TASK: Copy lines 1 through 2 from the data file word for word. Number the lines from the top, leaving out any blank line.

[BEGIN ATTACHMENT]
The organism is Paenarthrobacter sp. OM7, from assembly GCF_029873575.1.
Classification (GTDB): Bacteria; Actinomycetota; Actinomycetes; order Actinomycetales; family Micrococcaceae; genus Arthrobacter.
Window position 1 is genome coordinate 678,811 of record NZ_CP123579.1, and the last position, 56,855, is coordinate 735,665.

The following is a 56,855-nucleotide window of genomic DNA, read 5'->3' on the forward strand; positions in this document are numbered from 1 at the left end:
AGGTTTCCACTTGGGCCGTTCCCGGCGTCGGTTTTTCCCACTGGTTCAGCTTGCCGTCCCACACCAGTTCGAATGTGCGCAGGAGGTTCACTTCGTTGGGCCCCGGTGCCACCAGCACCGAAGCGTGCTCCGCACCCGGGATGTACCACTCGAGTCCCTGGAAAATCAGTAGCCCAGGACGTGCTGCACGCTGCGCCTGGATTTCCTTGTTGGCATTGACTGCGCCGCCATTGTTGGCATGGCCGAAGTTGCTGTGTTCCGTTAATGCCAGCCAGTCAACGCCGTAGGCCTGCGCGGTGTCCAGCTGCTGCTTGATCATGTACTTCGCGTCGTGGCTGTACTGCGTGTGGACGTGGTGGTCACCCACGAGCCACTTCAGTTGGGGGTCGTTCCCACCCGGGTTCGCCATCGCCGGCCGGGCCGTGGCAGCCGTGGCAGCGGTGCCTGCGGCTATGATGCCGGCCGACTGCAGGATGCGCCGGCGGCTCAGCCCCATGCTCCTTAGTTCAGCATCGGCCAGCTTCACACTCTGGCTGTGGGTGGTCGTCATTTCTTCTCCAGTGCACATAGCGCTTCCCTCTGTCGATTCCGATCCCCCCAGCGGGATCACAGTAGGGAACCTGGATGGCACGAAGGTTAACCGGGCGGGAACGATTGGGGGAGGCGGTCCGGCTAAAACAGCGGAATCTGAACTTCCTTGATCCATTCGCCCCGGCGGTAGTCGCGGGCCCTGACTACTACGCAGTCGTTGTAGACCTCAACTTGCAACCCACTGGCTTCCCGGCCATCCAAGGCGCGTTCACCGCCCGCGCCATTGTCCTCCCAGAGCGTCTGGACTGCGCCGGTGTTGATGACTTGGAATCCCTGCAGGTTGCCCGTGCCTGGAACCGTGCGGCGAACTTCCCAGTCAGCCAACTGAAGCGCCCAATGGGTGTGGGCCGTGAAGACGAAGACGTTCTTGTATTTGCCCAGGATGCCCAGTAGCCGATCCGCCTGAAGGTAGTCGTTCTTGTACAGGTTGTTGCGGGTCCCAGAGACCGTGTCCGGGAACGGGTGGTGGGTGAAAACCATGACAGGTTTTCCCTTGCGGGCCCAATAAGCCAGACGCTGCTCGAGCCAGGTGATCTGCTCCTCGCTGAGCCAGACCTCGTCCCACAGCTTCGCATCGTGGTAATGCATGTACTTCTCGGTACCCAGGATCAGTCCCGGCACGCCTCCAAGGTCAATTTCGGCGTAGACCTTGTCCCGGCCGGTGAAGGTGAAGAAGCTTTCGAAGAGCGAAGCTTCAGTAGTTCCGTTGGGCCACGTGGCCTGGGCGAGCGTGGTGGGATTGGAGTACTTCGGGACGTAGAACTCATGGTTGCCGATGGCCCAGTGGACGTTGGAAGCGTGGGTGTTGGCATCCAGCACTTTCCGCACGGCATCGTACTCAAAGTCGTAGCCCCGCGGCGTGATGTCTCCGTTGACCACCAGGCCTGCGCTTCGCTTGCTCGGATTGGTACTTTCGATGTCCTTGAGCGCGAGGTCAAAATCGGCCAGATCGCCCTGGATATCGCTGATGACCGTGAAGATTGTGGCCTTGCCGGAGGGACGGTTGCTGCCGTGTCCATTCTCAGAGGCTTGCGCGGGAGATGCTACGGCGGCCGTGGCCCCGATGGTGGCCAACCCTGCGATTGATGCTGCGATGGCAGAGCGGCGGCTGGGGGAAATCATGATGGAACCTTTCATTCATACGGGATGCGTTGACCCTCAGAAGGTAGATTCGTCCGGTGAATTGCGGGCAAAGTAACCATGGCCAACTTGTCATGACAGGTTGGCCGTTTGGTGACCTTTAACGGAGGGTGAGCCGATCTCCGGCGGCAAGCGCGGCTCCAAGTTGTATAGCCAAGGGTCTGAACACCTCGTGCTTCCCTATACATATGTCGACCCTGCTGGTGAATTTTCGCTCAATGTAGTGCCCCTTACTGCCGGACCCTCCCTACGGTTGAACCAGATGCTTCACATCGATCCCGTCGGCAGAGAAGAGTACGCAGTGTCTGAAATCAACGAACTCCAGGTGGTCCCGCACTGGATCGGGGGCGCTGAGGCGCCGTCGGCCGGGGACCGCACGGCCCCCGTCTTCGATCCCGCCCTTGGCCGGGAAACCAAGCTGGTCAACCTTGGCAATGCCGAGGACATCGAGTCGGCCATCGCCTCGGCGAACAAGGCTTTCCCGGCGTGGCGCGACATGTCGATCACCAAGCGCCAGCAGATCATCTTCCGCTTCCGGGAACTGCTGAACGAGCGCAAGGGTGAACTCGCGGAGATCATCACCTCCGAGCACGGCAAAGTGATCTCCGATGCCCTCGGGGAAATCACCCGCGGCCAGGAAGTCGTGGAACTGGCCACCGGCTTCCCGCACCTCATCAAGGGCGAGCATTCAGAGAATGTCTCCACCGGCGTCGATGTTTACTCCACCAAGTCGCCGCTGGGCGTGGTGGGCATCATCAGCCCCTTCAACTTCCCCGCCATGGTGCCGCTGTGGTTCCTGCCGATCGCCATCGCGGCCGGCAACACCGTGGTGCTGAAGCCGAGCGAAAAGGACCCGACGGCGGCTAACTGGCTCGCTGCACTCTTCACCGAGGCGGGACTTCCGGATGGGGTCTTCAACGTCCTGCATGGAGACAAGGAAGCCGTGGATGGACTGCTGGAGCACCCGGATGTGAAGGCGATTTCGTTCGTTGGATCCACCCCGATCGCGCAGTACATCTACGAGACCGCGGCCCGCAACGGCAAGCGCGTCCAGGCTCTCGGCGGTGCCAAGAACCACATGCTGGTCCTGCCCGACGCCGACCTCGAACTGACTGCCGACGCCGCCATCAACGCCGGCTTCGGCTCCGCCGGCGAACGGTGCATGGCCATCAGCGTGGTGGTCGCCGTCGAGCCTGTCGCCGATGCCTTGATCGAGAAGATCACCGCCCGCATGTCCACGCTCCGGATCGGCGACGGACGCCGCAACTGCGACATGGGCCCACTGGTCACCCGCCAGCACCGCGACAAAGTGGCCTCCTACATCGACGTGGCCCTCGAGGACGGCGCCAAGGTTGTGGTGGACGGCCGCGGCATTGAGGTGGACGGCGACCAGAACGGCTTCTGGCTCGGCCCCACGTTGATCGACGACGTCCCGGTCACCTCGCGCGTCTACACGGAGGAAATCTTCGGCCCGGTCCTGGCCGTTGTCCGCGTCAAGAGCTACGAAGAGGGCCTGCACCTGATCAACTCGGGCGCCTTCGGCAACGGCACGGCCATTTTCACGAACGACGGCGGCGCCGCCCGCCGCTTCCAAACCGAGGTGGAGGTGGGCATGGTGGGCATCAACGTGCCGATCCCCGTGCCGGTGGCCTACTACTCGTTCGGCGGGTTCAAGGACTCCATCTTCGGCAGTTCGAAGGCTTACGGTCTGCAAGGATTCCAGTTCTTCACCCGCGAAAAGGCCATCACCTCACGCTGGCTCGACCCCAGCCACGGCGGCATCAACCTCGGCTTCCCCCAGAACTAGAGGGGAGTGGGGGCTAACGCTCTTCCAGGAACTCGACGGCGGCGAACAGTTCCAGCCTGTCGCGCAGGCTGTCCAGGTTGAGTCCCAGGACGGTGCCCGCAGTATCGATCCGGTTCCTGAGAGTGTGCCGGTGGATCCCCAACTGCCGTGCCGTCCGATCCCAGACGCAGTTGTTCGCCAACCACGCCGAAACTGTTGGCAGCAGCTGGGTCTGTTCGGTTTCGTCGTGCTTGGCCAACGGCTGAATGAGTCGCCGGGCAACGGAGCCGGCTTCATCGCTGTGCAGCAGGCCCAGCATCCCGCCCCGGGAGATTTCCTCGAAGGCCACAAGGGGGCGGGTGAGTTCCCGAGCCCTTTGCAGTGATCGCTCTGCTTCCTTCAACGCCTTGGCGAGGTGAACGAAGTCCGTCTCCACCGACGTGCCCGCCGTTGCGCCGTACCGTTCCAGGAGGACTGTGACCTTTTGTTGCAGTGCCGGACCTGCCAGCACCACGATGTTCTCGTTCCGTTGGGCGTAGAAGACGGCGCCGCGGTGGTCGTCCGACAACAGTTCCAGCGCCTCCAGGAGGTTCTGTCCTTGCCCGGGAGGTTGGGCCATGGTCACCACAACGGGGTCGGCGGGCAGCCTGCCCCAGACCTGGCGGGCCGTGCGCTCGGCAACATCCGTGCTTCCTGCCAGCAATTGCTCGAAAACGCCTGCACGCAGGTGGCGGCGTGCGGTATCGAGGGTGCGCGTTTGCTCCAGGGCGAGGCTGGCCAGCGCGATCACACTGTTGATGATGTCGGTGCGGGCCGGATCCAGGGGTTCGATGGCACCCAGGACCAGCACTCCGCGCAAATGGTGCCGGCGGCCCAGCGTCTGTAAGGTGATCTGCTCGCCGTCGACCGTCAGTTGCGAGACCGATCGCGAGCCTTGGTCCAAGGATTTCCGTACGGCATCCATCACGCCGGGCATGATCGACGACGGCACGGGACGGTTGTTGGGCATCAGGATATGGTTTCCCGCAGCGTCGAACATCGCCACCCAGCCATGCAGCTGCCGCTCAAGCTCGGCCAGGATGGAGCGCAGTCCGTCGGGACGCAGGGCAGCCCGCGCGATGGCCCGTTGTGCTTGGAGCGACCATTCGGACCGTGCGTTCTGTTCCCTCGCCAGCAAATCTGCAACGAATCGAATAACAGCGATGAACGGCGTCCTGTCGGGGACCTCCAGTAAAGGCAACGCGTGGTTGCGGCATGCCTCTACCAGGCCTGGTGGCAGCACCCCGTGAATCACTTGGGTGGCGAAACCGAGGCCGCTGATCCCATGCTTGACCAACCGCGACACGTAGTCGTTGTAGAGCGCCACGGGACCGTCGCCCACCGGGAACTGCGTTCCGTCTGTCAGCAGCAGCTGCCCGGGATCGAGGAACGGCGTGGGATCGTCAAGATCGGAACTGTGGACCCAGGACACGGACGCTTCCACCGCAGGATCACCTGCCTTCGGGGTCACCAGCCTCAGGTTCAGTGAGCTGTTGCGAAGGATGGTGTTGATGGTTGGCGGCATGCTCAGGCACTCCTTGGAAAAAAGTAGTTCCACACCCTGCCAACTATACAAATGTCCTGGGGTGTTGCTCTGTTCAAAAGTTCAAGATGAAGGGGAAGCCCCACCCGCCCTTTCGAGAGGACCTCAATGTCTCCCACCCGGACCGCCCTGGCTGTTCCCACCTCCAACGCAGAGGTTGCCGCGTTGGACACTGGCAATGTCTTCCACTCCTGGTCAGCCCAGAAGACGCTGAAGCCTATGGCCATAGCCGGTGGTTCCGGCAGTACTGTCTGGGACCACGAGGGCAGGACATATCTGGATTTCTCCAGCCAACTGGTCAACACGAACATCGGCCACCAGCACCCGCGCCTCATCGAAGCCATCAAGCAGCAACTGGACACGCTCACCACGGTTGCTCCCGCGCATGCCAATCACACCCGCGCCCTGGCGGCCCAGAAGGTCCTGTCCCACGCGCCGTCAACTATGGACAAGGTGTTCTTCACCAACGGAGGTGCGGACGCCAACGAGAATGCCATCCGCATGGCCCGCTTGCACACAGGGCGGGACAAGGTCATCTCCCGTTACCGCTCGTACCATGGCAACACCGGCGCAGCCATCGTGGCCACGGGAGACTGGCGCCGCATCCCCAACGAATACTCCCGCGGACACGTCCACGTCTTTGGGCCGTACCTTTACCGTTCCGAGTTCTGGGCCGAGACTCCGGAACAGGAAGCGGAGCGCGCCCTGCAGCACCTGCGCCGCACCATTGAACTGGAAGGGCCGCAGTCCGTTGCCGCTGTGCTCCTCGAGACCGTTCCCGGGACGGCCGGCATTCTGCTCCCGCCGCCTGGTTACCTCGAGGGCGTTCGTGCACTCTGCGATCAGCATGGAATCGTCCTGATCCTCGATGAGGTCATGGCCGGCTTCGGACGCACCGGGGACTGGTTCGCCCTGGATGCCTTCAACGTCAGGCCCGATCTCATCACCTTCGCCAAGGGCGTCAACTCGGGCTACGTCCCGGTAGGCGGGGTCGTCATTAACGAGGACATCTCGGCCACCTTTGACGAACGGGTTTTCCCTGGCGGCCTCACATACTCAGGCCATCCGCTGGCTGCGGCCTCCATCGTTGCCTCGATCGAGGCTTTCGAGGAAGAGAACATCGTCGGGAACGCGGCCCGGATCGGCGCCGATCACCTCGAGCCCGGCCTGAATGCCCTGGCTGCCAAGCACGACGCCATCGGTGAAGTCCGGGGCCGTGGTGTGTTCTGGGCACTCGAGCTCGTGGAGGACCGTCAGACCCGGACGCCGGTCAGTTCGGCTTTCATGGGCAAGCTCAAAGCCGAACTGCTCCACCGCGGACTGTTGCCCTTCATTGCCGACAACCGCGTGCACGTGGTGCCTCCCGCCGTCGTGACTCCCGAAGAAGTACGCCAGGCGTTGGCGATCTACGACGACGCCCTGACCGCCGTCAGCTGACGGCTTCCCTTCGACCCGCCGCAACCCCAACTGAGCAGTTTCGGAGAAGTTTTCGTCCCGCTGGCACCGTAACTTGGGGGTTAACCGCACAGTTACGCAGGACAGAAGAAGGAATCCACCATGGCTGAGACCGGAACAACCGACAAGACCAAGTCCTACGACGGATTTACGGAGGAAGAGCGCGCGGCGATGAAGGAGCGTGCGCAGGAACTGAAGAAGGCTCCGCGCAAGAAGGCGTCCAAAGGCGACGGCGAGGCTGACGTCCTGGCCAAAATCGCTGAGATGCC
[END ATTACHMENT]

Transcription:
The organism is Paenarthrobacter sp. OM7, from assembly GCF_029873575.1.
Classification (GTDB): Bacteria; Actinomycetota; Actinomycetes; order Actinomycetales; family Micrococcaceae; genus Arthrobacter.